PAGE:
Where they are taken next remains to be seen, but the genie is well and truly out of the bottle.

What makes a villain?  Is it anger?  Frustration?  Is it, perhaps, a simple tick on the moral spectrum?  In Generation Gone #5, we see the culmination of what creators Ales Kot and André Lima Araújo call Act One of their superpowered saga.  Here, the unwitting protagonists move inevitably towards their new roles in this world, changed forever by their very existence.

When we last left Alice, Brandon, and Nick, they had come apart as whatever semblance of a unit they had ever been.  Nick was on a personal rampage against the government he blamed for his brother’s death and the nuclear reactor where he died.  Alice was unconscious, thanks to Nick’s violent turn.  Brandon had just been friend-zoned hard.  Oh, and the mad scientist who had infected them all with DNA-changing computer code had just been literally torn in half by Nick.

As I’ve said from the beginning of this series, the key is the disaffected nature of the protagonists and the seemingly purposeful neglect shown by the supposed “big bad” government.  What keeps it from being another voice screaming at millennials is the relationship growing and changing between these three friends.  The further the story goes, the more we see that their relationship was not based on real affection, but more of entropy and inevitability.  They were friends because they always were friends.  Brandon expected to eventually be with Alice because that’s how the circle of life works.  Inevitable.  What they lacked at the onset of the series was agency, an active choice in what happens to them.  They were each locked into their lives by something and the advent of their powers burst that dam.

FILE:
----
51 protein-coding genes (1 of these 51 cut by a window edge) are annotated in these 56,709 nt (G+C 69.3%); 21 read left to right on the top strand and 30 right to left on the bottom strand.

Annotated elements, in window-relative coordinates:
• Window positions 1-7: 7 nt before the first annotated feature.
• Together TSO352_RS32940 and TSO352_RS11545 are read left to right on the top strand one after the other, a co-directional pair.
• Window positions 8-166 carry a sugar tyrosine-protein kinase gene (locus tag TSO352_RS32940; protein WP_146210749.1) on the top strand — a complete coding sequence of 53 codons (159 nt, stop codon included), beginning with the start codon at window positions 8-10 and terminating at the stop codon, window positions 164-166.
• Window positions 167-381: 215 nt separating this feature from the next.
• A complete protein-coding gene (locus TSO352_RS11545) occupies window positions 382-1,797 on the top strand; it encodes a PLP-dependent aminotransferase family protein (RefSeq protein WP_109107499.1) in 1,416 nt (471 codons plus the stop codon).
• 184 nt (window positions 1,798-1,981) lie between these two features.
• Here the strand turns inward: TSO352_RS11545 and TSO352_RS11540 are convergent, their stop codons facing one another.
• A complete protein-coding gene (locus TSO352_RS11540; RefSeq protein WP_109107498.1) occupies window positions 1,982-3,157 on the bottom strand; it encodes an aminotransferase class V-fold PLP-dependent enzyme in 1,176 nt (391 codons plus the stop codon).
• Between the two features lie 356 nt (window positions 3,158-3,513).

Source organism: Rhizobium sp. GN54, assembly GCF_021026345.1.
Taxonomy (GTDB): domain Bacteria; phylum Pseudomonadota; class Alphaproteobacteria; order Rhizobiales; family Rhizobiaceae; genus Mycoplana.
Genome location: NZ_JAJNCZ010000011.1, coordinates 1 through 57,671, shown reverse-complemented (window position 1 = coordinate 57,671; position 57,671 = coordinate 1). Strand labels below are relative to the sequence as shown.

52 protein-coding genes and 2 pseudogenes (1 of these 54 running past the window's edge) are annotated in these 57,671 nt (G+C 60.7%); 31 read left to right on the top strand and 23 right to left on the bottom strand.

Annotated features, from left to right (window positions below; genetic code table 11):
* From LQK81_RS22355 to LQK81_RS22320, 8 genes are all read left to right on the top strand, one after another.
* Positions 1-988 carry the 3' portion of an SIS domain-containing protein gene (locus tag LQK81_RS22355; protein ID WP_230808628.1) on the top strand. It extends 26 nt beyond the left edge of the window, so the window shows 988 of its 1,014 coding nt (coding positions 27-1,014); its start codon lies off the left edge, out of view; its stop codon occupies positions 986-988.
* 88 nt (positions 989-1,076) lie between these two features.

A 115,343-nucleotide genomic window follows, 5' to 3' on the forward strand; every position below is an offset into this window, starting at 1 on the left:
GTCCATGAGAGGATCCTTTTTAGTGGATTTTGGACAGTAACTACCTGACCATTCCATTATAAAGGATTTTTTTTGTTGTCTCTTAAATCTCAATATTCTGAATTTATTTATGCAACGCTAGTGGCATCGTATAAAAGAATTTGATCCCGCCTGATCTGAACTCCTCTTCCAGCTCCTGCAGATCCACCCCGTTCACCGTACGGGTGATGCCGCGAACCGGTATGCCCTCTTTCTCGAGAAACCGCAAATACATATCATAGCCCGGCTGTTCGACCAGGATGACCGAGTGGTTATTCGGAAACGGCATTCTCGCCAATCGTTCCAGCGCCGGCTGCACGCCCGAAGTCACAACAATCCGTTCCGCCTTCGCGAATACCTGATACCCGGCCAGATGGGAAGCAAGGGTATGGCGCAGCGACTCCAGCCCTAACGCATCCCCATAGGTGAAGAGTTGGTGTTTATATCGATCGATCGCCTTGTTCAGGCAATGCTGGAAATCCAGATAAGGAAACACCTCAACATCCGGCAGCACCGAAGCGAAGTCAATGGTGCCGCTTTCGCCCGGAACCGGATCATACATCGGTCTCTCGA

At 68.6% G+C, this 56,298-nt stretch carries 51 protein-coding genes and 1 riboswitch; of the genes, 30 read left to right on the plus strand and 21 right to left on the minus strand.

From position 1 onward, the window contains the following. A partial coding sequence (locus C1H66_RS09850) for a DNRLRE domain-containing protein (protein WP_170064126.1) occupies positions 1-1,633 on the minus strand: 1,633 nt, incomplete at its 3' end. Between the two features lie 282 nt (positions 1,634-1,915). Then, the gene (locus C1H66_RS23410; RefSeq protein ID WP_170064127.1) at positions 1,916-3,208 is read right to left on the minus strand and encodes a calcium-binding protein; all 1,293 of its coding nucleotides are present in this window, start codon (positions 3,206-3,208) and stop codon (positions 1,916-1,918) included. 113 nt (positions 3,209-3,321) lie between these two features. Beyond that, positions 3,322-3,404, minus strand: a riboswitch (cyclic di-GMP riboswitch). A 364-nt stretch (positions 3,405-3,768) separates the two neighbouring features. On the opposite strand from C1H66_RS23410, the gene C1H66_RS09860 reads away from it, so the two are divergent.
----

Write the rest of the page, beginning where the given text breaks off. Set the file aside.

While Nick destroys the reactor, threatening every living person in range, Alice tries to do right.  She tries to reason with the unreasonable.  Nick has already shown his true self, she just has yet to believe him.  Meanwhile, Brandon finds his own superpower.  He can see “everything.”  He can visualize all the options available to him in an instant.  Not as cool as flight or super strength, but hang on.

With an homage to the second issue, we reach a point of no return for the trio.  By their own, active choice, they are set on their paths, one way or another.  In the end, we find out what makes a hero and what makes a villain.  Just smashing things in anger doesn’t make one a villain.  Hulk does that and he’s an Avenger.  Nick isn’t evil, he’s lost.  The General isn’t evil, he is dealing with things as he can.  Alice isn’t necessarily good.  She acts out of need, but still wants to repair relationships for her own reasons.  The end of Act One sees our main characters make their choices.  Where they are taken next remains to be seen, but the genie is well and truly out of the bottle.

Generation Gone #5
Is it good?
Where they are taken next remains to be seen, but the genie is well and truly out of the bottle.
Pros
Sets a new direction for the comic
Explores the morality of superpowers
Hilarious car out of nowhere
Cons
Has a ways to go with character development, but it's on the right track
8
Good

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